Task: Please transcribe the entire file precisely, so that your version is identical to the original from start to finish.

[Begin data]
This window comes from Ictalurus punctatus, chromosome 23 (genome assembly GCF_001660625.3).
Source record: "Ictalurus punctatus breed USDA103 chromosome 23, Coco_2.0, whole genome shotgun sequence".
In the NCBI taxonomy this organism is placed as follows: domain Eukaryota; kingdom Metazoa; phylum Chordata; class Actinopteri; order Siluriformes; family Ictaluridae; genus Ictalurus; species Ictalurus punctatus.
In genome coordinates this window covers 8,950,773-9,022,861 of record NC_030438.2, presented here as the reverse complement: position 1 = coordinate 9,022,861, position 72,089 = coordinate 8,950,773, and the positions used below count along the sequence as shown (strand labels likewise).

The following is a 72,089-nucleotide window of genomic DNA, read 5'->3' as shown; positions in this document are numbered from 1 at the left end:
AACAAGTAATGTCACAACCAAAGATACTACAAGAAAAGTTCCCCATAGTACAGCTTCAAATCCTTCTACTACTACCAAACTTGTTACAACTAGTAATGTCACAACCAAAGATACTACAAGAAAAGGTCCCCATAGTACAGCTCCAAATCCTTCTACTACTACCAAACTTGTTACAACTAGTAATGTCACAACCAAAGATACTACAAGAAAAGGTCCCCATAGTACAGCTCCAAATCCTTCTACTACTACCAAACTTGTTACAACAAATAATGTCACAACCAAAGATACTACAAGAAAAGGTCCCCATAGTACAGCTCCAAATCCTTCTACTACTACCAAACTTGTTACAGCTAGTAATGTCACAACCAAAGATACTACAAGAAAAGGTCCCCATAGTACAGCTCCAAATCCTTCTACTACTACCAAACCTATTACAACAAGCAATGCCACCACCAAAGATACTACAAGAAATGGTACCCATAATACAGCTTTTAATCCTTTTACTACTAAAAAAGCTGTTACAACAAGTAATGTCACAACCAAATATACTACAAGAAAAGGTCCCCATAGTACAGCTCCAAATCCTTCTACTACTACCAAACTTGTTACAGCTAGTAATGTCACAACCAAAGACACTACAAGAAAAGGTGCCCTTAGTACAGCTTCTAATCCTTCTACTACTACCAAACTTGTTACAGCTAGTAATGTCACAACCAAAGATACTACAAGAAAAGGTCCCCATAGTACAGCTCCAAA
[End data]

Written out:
This window comes from Ictalurus punctatus, chromosome 23 (genome assembly GCF_001660625.3).
Source record: "Ictalurus punctatus breed USDA103 chromosome 23, Coco_2.0, whole genome shotgun sequence".
In the NCBI taxonomy this organism is placed as follows: domain Eukaryota; kingdom Metazoa; phylum Chordata; class Actinopteri; order Siluriformes; family Ictaluridae; genus Ictalurus; species Ictalurus punctatus.
In genome coordinates this window covers 8,950,773-9,022,861 of record NC_030438.2, presented here as the reverse complement: position 1 = coordinate 9,022,861, position 72,089 = coordinate 8,950,773, and the positions used below count along the sequence as shown (strand labels likewise).

The following is a 72,089-nucleotide window of genomic DNA, read 5'->3' as shown; positions in this document are numbered from 1 at the left end:
AACAAGTAATGTCACAACCAAAGATACTACAAGAAAAGTTCCCCATAGTACAGCTTCAAATCCTTCTACTACTACCAAACTTGTTACAACTAGTAATGTCACAACCAAAGATACTACAAGAAAAGGTCCCCATAGTACAGCTCCAAATCCTTCTACTACTACCAAACTTGTTACAACTAGTAATGTCACAACCAAAGATACTACAAGAAAAGGTCCCCATAGTACAGCTCCAAATCCTTCTACTACTACCAAACTTGTTACAACAAATAATGTCACAACCAAAGATACTACAAGAAAAGGTCCCCATAGTACAGCTCCAAATCCTTCTACTACTACCAAACTTGTTACAGCTAGTAATGTCACAACCAAAGATACTACAAGAAAAGGTCCCCATAGTACAGCTCCAAATCCTTCTACTACTACCAAACCTATTACAACAAGCAATGCCACCACCAAAGATACTACAAGAAATGGTACCCATAATACAGCTTTTAATCCTTTTACTACTAAAAAAGCTGTTACAACAAGTAATGTCACAACCAAATATACTACAAGAAAAGGTCCCCATAGTACAGCTCCAAATCCTTCTACTACTACCAAACTTGTTACAGCTAGTAATGTCACAACCAAAGACACTACAAGAAAAGGTGCCCTTAGTACAGCTTCTAATCCTTCTACTACTACCAAACTTGTTACAGCTAGTAATGTCACAACCAAAGATACTACAAGAAAAGGTCCCCATAGTACAGCTCCAAA